TL;DR: Mailsploit is a collection of bugs in email clients that allow effective sender spoofing and code injection attacks. The spoofing is not detected by Mail Transfer Agents (MTA) aka email servers, therefore circumventing spoofing protection mechanisms such as DMARC (DKIM/SPF) or spam filters.
Bugs were found in over 30 applications, including prominent ones like Apple Mail (macOS, iOS and watchOS), Mozilla Thunderbird, various Microsoft email clients, Yahoo! Mail, ProtonMail and others.
In addition to the spoofing vulnerability, some of the tested applications also proved to be vulnerable to XSS and code injection attacks.
Email identities were really easy to spoof back in the 90s and early 2000s. Changing the “From” header field was enough to make friends believe an email came from their mother, significant other, or even the FBI. There were websites specially made for this purpose.
However, those tricks no longer work thanks to anti-spoofing protections such as DMARC (DKIM / SPF) and anti-spam filters. Today, emails with a spoofed “From” field either go to the spam folder or are completely rejected by the server.
Email usage is higher than ever and email is used for everything – from tracking parcels to sharing sensitive data. Unfortunately email is already not a very secure way to communicate.
We’ve seen a lot of malware spreading via emails, relying on social engineering techniques to convince users to open unsafe attachments, or click on phishing links. The rise of ransomware distributed over email clearly demonstrates the effectivity of those mechanisms.
What if there was a way to bypass DMARC protection and spoof the sender name like it was 1999? Guess what, there is!
Mailsploit is a new way to easily spoof email addresses. It allows the attacker to display an arbitrary sender email address to the email recipient. In the following demo I use email@example.com but any other email address could be used.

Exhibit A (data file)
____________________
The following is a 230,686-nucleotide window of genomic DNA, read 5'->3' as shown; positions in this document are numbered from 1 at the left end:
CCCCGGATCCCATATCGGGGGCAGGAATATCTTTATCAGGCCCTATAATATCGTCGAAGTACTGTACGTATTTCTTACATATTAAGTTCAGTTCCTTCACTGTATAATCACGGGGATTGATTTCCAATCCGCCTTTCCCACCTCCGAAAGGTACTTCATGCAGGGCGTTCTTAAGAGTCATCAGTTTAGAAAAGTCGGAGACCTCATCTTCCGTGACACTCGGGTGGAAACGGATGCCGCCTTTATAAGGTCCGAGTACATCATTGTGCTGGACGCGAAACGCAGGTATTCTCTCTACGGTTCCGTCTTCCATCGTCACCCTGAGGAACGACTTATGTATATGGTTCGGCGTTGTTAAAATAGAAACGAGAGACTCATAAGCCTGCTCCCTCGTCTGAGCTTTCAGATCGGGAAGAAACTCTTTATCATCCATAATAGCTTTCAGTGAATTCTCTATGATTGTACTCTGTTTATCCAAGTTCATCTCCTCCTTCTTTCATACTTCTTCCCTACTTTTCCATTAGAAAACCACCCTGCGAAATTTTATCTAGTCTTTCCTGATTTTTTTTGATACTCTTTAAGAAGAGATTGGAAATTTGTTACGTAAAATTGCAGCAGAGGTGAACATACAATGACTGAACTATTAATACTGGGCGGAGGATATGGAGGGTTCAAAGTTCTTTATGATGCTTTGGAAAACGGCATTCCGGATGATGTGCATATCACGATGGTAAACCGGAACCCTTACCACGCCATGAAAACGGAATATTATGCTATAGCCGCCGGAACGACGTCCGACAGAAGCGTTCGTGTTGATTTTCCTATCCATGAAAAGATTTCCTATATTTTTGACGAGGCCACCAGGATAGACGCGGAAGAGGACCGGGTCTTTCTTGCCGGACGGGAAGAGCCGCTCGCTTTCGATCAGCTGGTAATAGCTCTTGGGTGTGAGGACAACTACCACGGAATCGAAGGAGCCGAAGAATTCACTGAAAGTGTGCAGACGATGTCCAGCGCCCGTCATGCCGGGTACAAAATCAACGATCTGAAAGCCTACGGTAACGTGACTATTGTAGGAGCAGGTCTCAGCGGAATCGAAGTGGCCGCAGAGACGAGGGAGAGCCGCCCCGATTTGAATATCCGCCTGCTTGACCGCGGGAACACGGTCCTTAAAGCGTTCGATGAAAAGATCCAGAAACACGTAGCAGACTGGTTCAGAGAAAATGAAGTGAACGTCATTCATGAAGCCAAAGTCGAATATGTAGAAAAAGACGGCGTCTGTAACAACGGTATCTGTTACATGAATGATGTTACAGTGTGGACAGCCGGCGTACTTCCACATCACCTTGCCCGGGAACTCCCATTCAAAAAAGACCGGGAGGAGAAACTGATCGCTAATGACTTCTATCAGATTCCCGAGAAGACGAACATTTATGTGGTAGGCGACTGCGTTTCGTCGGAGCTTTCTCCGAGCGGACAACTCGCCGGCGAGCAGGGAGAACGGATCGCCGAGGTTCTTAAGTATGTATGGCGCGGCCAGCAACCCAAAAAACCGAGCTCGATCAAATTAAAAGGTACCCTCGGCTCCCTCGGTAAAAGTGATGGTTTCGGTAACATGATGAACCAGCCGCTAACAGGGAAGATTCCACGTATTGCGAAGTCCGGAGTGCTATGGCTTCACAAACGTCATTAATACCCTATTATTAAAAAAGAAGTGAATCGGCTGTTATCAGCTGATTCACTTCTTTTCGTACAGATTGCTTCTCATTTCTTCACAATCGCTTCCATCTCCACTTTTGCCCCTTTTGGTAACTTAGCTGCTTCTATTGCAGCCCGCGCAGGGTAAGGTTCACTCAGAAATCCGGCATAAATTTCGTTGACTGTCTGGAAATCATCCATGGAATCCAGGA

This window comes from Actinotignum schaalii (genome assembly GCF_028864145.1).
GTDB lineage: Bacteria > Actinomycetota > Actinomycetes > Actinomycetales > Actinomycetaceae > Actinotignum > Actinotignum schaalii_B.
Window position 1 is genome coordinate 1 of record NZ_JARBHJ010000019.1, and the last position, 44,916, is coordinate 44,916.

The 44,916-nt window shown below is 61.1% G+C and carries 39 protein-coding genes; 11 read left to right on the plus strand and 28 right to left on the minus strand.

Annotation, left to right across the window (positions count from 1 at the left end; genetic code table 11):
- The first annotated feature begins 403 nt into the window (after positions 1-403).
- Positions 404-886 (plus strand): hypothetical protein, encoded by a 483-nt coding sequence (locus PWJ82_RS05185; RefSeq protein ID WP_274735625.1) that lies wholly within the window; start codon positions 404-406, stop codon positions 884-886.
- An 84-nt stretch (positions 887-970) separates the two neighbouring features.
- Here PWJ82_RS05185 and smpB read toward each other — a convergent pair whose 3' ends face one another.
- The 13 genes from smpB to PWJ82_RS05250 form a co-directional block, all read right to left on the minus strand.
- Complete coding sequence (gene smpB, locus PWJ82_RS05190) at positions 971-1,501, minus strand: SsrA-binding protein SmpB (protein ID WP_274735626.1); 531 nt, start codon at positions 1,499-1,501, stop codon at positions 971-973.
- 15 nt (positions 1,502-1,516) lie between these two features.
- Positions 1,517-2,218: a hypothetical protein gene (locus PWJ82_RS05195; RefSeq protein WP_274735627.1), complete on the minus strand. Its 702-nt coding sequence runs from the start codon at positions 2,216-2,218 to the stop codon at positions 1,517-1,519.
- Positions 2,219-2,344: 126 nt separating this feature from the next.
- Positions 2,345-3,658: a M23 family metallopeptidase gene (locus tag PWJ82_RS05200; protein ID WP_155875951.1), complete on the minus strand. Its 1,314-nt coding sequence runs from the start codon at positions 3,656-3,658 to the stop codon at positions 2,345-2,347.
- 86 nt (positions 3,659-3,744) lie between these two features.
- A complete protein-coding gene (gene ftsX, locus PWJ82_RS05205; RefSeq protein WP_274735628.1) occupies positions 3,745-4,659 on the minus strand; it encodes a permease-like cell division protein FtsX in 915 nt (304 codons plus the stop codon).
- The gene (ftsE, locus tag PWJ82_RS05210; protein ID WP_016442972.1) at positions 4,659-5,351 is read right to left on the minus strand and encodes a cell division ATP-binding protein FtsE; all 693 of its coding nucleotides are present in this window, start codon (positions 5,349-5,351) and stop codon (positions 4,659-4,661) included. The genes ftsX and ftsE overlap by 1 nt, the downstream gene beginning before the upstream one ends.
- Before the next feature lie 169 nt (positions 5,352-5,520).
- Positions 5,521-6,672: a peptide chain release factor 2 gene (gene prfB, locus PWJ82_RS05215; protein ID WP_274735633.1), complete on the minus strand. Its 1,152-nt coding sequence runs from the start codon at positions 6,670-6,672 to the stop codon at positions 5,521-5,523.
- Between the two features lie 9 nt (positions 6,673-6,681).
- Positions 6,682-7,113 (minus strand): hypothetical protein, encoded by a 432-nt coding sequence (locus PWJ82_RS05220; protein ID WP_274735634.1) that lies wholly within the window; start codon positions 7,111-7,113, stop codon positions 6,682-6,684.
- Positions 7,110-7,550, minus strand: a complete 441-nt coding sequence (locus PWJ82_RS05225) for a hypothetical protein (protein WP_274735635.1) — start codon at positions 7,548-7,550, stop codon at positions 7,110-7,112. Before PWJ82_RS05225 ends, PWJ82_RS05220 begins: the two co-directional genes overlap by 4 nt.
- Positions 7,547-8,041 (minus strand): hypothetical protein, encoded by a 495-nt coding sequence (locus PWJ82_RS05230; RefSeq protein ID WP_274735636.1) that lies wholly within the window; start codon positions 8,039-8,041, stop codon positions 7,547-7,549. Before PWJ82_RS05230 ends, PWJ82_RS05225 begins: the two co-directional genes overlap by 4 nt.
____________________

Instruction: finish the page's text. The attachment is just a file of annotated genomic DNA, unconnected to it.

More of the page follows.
And this is how it works: In an email, all headers must only contain ASCII characters, including the “From” header.
The trick resides in using RFC-1342 (from 1992!), a recommendation that provides a way to encode non-ASCII chars inside email headers in a such way that it won't confuse the MTAs processing the email.
Unfortunately, most email clients and web interfaces don’t properly sanitize the string after decoding which leads to this email spoofing attack.
Here is what it looks like:
Either base64 or the quoted printable representation can be used.
Using a combination of control characters such as new lines or null-byte, it can result in hiding or removing the domain part of the original email, allowing us to replace it. Here is why:
iOS is vulnerable to null-byte injection
macOS is vulnerable to “email(name)” injection
Mixing both of them turns out to work perfectly on both OSs:
Which, once decoded by Mail.app, becomes:
Using this payload, both macOS and iOS will show that the email comes from
firstname.lastname@example.org and not
iOS will discard everything after the null-byte
macOS ignores the null-byte but will stop after the first valid email it sees (due to a bug in the parser)
In order to avoid that the victim sees a glitch when trying to reply to the email, it is enough to add a “Reply-to” field: